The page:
Henry Rzepa's Blog Chemistry with a twist

February 3, 2021

The thermal reactions … took precisely the opposite stereochemical course to that which we had predicted. A non-covalent-interaction view of the model.

Filed under: Historical,pericyclic — Henry Rzepa @ 2:05 pm

Another foray into one of the more famous anecdotal chemistry “models”, the analysis of which led directly to the formulation of the WoodWard-Hoffmann (stereochemical) rules for pericyclic reactions. Previously, I tried to produce a modern computer model of what Woodward might have had to hand when discovering that the stereochemical outcome of a key reaction in his vitamin B12 synthesis was opposite to that predicted using his best model of the reaction.

Vitamin B12 synthesis

Such computer models generate quite accurate 3D coordinates of the transition state for the reaction and this can be most simply analysed for finding e.g. steric clashes. These are when two atoms (mostly hydrogen) approach too close to one another. But we now know that in the region 1.9 – 2.4Å these close approaches can be attractive as well as repulsive and so distances alone are not the complete story. Here I analyse these models using a technique known as non-covalent-interactions (NCI). This is based on the electron density and its reduced density gradients and it explores not merely simply distances between atoms but the non-bonded or weakly interacting regions of a molecule, generating a colour coded surface of interaction rather than pairwise distances. The colour coding goes from red (strongly destabilising, or repulsive regions) to blue (stabilising or attractive regions), with green representing weakly stabilising and yellow weakly destabilising. It gives a much more rounded picture of the entire molecule.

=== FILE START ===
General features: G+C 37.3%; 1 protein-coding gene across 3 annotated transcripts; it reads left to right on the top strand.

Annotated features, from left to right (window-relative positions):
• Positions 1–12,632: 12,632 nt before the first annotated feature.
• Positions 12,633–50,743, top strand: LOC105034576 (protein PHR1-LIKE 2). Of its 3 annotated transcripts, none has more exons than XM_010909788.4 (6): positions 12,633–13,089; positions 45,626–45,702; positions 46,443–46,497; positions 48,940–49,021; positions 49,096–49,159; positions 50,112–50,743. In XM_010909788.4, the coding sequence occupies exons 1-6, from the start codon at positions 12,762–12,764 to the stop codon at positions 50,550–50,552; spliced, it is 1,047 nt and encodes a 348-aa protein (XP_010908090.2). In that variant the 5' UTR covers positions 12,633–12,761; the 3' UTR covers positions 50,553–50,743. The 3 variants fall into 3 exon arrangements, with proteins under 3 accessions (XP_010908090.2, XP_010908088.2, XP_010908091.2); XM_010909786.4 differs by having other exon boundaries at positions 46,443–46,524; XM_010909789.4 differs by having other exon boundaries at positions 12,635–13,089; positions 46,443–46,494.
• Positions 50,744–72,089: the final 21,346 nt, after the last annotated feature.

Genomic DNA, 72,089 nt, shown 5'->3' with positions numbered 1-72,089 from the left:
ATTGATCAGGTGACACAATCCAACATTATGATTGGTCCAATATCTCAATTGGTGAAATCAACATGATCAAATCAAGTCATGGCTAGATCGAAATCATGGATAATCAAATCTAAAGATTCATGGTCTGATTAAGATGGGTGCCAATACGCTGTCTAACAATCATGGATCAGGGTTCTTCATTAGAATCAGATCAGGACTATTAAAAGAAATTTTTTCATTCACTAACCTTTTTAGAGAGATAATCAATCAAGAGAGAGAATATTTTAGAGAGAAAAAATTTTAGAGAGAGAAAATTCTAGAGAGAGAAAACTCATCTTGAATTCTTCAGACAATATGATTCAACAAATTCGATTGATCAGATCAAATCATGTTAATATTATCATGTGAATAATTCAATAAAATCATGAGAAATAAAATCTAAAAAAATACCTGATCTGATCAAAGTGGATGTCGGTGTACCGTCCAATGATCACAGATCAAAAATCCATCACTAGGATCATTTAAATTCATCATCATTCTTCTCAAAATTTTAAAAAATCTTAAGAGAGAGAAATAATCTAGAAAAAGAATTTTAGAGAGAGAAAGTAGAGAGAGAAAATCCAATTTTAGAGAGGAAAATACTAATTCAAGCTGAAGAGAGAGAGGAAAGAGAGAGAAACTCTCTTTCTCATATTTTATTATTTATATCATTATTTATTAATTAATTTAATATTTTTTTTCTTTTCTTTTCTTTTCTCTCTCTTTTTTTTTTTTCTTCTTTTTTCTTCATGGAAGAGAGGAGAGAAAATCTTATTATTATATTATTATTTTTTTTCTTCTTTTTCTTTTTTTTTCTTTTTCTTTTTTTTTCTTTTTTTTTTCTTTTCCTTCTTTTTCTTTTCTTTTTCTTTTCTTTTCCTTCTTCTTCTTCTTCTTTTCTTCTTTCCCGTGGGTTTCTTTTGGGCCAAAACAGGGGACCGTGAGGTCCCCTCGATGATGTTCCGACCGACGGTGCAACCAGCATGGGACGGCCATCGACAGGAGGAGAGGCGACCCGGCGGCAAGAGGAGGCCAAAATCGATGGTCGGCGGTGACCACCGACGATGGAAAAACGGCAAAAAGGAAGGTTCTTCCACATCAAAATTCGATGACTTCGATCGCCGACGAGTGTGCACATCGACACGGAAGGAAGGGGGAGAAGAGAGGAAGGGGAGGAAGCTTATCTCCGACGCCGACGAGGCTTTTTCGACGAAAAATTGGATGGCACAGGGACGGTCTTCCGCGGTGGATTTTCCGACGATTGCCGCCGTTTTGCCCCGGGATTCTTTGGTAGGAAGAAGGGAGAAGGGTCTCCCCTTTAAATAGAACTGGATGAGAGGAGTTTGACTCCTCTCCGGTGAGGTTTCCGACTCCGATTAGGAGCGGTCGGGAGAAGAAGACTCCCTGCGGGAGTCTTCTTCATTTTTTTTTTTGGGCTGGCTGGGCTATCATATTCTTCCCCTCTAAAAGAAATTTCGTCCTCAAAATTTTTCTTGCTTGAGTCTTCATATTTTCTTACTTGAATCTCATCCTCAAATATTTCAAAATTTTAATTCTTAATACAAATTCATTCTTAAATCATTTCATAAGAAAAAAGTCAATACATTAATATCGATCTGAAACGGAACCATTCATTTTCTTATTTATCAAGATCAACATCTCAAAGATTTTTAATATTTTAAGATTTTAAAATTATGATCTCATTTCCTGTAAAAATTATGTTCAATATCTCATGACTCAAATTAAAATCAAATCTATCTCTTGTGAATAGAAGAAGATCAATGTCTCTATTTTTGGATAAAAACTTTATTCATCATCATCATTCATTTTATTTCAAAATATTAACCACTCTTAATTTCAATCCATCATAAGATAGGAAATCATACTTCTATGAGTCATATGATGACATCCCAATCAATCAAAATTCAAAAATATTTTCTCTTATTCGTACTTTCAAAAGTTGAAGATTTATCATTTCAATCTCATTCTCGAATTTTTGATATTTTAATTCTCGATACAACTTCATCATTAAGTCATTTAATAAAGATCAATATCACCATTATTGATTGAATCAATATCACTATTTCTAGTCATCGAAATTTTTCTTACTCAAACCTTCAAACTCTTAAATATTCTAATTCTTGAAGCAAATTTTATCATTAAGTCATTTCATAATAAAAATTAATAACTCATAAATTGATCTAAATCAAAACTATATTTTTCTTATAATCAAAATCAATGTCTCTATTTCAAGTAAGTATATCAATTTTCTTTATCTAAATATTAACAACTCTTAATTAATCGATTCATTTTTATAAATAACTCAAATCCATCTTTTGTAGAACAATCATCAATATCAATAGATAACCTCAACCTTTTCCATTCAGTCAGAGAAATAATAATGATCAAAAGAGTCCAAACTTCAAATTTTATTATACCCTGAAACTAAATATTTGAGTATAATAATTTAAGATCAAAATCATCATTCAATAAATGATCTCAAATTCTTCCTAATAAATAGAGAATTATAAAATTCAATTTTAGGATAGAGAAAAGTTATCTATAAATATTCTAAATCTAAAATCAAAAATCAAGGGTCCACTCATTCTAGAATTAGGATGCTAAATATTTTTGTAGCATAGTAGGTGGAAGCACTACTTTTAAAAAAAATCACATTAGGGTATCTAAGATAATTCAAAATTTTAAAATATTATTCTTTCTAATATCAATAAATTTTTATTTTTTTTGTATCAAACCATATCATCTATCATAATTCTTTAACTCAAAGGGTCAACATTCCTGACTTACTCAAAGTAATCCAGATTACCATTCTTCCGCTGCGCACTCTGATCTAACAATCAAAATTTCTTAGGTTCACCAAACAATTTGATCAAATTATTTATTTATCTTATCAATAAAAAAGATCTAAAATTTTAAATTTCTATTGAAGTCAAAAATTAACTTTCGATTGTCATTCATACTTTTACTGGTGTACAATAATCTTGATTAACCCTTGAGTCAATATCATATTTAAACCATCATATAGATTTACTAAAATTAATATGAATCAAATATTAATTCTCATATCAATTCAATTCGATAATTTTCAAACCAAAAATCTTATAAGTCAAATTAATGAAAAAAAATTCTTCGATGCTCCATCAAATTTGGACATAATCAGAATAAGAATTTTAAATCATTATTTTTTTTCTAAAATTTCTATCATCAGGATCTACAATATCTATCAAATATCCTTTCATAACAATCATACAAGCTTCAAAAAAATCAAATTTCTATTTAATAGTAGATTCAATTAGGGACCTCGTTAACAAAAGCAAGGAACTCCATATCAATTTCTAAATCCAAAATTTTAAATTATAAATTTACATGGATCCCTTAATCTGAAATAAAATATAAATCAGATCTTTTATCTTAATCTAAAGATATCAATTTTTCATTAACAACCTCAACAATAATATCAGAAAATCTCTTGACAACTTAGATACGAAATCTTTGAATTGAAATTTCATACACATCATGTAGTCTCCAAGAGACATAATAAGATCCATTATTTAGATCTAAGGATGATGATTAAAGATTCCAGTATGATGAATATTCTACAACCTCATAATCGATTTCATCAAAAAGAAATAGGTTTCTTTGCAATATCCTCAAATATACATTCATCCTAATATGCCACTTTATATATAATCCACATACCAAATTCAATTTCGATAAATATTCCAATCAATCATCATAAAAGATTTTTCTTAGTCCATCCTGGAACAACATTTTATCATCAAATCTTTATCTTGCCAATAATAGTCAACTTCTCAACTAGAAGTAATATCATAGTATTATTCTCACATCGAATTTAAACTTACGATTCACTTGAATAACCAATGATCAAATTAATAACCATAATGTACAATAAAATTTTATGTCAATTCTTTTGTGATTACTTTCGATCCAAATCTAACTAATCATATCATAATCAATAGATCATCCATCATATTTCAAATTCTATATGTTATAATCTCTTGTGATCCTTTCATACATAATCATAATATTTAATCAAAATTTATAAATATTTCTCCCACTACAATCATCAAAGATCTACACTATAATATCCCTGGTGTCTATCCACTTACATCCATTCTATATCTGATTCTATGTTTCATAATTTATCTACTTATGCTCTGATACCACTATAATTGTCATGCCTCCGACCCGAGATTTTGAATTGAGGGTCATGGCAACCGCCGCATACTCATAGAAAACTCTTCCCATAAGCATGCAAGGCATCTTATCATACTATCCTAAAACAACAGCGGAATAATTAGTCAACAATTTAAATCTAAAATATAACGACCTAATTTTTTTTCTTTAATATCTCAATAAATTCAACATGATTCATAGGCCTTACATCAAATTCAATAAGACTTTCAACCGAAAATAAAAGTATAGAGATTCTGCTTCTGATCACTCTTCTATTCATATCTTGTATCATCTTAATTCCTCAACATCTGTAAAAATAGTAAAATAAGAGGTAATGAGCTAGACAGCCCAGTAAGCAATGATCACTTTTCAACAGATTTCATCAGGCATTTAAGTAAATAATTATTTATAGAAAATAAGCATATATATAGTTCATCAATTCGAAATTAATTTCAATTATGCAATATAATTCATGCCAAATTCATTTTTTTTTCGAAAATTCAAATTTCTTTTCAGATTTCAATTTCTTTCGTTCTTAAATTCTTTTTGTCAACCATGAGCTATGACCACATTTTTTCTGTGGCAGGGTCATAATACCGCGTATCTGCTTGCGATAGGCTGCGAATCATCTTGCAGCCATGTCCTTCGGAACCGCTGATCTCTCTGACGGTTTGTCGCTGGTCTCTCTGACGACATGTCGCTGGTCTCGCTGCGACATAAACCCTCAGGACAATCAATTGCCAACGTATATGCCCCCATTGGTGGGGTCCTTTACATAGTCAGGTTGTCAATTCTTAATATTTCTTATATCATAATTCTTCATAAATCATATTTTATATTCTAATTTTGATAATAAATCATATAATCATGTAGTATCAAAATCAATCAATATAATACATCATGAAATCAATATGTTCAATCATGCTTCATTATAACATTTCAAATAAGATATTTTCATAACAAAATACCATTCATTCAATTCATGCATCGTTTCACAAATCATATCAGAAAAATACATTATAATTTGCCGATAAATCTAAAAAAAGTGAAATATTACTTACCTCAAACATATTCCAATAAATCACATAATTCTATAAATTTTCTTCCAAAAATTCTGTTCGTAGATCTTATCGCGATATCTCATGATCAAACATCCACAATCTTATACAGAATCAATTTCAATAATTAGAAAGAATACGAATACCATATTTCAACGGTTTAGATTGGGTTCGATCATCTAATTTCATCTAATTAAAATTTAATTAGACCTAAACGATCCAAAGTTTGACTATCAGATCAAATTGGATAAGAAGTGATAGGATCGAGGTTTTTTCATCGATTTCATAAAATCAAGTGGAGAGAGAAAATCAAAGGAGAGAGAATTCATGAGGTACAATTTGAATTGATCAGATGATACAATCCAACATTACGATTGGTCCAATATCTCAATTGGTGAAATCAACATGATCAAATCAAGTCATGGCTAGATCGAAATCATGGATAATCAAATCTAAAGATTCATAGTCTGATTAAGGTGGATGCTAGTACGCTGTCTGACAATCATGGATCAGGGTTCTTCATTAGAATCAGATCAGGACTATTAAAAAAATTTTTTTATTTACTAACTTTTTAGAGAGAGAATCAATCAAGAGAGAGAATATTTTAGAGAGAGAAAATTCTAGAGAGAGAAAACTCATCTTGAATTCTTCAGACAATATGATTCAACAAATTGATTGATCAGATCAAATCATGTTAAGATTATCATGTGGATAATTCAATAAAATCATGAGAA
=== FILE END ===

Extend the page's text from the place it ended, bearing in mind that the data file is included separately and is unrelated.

Disrotatory TS for G to H, Click for 3D

Conrotatory “TS” for G to J, Click for 3D

The NCI surfaces are shown above and are best expanded into a rotatable 3D model by clicking on either image. Regions of interest are shown with arrows. The region of the “steric clash” identified for the (thermal) transition state G to H (the one actually found by experiment) can be seen with the arrow in the top right. It is colour coded light blue (attractive; note the very attractive dark blue for the O…HO hydrogen bond in the system), but it is immediately next to a yellow/orange region (repulsive). This again reminds us that “stabilising” and “destabilizing” regions of a molecule can be adjacent to each other, something that physical models cannot convey. The steric clash for the “transition state” G to J (in quotes because it is actually a transition state calculated for the excited triplet state and not the ground state) is indicated with the arrow, being a clash of two methyl groups. It is coded green, indicating weak NCI stabilization.

So, in this analysis, steric clashes become more complex as indicators of reaction outcomes, since it is the overall balance of stabilisation and destabilisation that determines this. You might argue that Woodward would have found this modern analysis far too woolly to be useful in the sense he used, which is as an alert for the possibility of a new principle in organic reaction mechanisms and certainly a Nobel prize for his collaborator Hoffmann!


The region of the C-C bond which is forming in this transition state has a very non-standard electron density, to which this analysis cannot really be applied. So that region should be disregarded for the “non-covalent” analysis being done here. Plots a reduced density isosurface, colour mapped with ABS(ρ)*SIGN(λ2), where λ2 is the middle eigenvalue of the Hessian matrix of the electron density. A web page for generating such surfaces can be found at DOI: ftkt.

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